Overnight Pecan Sticky Buns

Gooey, Chewy Ultra Sticky Buns are not too sweet and not too big. They are Filled with the Perfect Amount of Cinnamon Sugar and Capped with the Best Softened Pecan Glaze.

Overnight Pecan Sticky Buns | URBAN BAKES

Sticky buns, cinnamon buns, cinnamon rolls… are the base of these cinnamon variations all the same? Truth be told, in the 30+ years of existence, I’ve had only one bite into one of these kinds of buns/rolls. This was at the time, as a kid, I hated cinnamon (which is why by habit, I avoid it in my French toast) yet somehow back then, cinnamon toast crunch cereal was okay – go figure! Can’t explain that one. I vaguely remember spitting out the half-eaten bite into the trash next to the Cinnabon at the mall and vowed to never have it again.

Twenty plus years later, here I am making these beauties and loving it! Of course with time, palate for flavors broaden and if lucky, foods disliked as a child may be something enjoyed in the adult years. Which is safe to say in my case when it comes to these buns.

Overnight Pecan Sticky Buns | URBAN BAKES

For a while now, I’ve had my eye on this recipe from an old cookbook. Though the color of the photos are monochrome, undoubtedly, you can clearly see the glossy, sticky glaze dripped down the sides of the plump buns. It’s almost mesmerizing where my eyes always drew towards the glaze and led me for years to wonder, if these buns would actually be good.

Let me tell you, these are amazing!

Overnight Pecan Sticky Buns | URBAN BAKES

My worry that I would be punched with an overwhelming amount of cinnamon flavor wasn’t the case at all. It was the perfect amount. The soft and tender texture of the breading and sticky pecan glaze are the highlight of these buns. As the name has it, it is VERY STICKY. The kind of glaze that strings as you pull the buns apart and flies across the sides of your hands. Much like the pull string shot found in these maple bacon brownies. You’ll definitely find yourself licking your fingers, for sure!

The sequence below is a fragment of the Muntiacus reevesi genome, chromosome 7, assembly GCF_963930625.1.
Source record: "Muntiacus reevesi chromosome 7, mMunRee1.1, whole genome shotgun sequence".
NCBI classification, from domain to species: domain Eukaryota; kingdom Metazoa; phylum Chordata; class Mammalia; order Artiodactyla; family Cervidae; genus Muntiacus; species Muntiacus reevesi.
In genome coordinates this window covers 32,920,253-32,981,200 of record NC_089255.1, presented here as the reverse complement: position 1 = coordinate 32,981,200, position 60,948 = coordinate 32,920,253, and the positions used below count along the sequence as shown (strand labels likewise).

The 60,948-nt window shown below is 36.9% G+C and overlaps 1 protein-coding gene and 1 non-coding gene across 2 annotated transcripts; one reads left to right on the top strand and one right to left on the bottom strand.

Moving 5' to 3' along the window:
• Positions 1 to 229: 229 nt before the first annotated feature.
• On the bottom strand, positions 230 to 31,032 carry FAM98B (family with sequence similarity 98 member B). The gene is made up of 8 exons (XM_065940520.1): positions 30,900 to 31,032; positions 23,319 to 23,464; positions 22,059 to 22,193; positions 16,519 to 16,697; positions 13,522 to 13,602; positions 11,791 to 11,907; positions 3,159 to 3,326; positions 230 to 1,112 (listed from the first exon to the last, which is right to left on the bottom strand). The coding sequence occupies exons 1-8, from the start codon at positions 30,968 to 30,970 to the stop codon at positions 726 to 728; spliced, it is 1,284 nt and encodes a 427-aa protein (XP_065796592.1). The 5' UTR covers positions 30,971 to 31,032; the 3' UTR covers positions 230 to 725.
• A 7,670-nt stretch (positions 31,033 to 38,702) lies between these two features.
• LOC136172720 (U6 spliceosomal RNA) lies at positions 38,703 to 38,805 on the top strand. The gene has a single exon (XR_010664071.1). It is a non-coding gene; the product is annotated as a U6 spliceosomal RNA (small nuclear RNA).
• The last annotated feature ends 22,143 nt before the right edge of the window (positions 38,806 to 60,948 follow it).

I only wish I made these years ago when I first saw this recipe. But now that I’ve made them, I am super excited and have confidence enough to make them again.

Overnight Pecan Sticky Buns | URBAN BAKES

On the flipside, I feel as though sticky buns/cinnamon rolls aren’t something people regularly whip up in the kitchen. This is the kind of breakfast treat or dessert I imagine would have to be planned ahead due to the amount of time required for the yeasted dough to rise before it’s baked. If trying to make these buns the same day, begin your prep at least five hours early. Or, you can prepare and shape the night before and keep refrigerated 8-12 hours prior to proofing one last time and then bake.

Overnight Pecan Sticky Buns | URBAN BAKES

As said before, I am very excited to have made these. Side note: I ran out of pecans and used chopped walnuts as well. But let me know in the comments if you would like to see other variations. Maybe a chocolate roll or with a fruit jam. I can’t wait to make these again!